Thursday's data from the Department of Labor continue to paint a picture of a slowly recovering employment landscape. Seasonally adjusted claims for the week ended April 20 fell to 339,000, 16,000 fewer than the week prior, a 4.5% drop.
While week-to-week comparisons can be useful when trying to wrap your mind around the bigger picture, four-week moving averages are even more revealing.
Not only is the 339,000 figure from April 20 below the 357,500 four-week moving average, that moving average itself is more than 5% below what it was just a year ago, when the four-week moving average stood at 378,500 .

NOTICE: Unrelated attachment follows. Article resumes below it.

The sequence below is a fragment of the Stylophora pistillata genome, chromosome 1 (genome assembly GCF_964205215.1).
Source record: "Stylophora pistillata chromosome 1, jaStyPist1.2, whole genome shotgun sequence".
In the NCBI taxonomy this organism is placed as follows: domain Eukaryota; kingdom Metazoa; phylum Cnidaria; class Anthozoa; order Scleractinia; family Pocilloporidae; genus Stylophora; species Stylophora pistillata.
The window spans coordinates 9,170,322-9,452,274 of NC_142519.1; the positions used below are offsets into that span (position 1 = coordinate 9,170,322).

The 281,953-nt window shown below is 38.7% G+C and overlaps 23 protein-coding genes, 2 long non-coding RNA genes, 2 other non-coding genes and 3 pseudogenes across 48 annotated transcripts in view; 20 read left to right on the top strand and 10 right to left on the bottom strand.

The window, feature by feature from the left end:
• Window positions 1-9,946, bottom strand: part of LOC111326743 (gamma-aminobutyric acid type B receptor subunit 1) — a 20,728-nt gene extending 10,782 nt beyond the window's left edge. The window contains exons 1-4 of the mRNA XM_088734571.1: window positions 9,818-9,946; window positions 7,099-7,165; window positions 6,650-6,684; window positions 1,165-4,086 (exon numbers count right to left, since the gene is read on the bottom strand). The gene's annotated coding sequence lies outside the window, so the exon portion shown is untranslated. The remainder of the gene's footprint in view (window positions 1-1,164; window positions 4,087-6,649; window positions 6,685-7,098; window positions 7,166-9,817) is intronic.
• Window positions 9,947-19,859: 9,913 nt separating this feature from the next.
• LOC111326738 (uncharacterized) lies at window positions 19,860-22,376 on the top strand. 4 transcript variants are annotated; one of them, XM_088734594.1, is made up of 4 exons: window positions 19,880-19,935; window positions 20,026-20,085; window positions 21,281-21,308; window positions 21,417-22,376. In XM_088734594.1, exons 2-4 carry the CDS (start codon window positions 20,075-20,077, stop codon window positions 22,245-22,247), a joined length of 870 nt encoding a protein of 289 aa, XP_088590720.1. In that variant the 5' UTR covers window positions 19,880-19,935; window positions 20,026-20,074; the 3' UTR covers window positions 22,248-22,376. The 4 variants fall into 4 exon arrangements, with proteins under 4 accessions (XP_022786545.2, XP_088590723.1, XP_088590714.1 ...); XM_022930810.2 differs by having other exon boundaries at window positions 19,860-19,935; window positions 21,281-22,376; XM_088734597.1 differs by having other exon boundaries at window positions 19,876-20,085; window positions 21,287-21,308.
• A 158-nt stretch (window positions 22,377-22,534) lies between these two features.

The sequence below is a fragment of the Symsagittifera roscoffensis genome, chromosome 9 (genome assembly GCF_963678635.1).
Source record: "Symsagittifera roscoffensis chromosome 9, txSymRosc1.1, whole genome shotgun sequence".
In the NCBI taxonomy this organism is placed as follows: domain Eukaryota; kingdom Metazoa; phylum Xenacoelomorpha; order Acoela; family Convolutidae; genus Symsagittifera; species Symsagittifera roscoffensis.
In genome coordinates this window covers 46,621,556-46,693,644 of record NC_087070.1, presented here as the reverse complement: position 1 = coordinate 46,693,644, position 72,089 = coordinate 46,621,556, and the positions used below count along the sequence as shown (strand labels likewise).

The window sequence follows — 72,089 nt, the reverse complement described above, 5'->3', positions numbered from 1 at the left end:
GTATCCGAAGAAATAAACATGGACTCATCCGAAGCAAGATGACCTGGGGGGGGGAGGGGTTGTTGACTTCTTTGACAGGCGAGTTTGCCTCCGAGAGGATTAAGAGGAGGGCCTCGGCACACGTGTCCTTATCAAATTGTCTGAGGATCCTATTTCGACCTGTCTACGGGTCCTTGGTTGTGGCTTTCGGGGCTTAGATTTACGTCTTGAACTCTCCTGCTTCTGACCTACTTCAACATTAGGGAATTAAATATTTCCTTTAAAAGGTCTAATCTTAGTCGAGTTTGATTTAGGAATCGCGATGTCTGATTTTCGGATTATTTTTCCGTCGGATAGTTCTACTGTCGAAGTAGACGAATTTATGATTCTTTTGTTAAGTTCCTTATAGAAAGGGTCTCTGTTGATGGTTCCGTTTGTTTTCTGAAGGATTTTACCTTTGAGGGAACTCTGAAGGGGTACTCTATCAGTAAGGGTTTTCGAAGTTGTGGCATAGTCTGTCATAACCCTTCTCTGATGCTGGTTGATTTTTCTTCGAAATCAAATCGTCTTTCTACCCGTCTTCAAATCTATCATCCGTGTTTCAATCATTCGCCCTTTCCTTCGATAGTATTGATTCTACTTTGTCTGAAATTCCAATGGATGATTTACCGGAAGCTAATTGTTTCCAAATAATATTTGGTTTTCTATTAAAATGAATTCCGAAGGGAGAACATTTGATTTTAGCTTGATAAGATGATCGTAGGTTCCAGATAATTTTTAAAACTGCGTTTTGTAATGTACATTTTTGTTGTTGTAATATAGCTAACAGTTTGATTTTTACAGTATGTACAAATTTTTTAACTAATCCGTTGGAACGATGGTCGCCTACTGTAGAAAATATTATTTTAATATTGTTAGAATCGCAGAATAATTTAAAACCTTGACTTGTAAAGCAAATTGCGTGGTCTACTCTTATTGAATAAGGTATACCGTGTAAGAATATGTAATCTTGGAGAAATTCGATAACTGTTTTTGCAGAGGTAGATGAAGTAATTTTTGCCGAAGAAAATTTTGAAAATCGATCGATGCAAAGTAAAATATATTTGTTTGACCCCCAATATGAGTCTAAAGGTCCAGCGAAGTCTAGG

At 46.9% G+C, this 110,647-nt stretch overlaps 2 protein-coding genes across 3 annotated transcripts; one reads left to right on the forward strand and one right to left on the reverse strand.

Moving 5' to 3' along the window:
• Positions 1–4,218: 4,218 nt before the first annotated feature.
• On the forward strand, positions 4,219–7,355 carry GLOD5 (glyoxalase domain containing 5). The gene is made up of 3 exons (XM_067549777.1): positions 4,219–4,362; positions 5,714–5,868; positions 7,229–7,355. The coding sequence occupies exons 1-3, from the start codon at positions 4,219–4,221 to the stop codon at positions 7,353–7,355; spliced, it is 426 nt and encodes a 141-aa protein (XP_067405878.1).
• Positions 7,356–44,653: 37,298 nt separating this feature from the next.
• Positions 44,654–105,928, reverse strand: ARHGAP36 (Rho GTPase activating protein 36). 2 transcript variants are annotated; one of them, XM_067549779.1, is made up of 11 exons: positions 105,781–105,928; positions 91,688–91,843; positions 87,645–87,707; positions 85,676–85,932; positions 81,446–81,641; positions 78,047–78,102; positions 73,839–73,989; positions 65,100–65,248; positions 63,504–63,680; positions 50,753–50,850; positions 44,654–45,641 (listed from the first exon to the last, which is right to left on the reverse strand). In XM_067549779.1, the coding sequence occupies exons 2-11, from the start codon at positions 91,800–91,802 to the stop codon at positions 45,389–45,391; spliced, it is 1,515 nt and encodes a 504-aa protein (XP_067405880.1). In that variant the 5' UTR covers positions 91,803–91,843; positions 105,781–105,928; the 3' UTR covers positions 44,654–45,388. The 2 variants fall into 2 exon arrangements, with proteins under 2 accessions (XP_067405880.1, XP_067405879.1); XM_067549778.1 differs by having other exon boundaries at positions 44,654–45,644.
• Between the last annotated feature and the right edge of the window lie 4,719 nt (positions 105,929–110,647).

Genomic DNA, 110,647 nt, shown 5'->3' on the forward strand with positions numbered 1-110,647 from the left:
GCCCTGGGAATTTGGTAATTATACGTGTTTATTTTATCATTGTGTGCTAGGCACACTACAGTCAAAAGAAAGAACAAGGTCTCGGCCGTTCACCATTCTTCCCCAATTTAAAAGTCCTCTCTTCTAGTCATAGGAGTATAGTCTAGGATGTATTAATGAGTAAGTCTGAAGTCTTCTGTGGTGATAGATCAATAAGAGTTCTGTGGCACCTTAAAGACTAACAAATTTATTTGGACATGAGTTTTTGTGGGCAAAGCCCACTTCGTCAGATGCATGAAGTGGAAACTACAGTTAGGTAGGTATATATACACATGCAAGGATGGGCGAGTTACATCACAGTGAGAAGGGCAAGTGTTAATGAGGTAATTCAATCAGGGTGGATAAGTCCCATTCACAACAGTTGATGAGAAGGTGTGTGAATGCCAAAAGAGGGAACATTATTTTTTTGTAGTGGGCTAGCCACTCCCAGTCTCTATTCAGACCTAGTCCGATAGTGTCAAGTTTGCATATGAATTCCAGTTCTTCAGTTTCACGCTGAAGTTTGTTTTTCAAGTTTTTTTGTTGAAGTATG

While these data show a labor market moving in the right direction, the steady improvement doesn't mean declines in unemployment claims are spread more or less evenly throughout the nation. For example, New York reported 14,113 fewer initial claims in the week ended April 13, as "fewer layoffs in the transportation, educational services, and food service industries" helped to keep people off unemployment benefits. However, that same week, California reported a 24,303 increase in claims, as the state cited "layoffs in the service industry," as the main reason.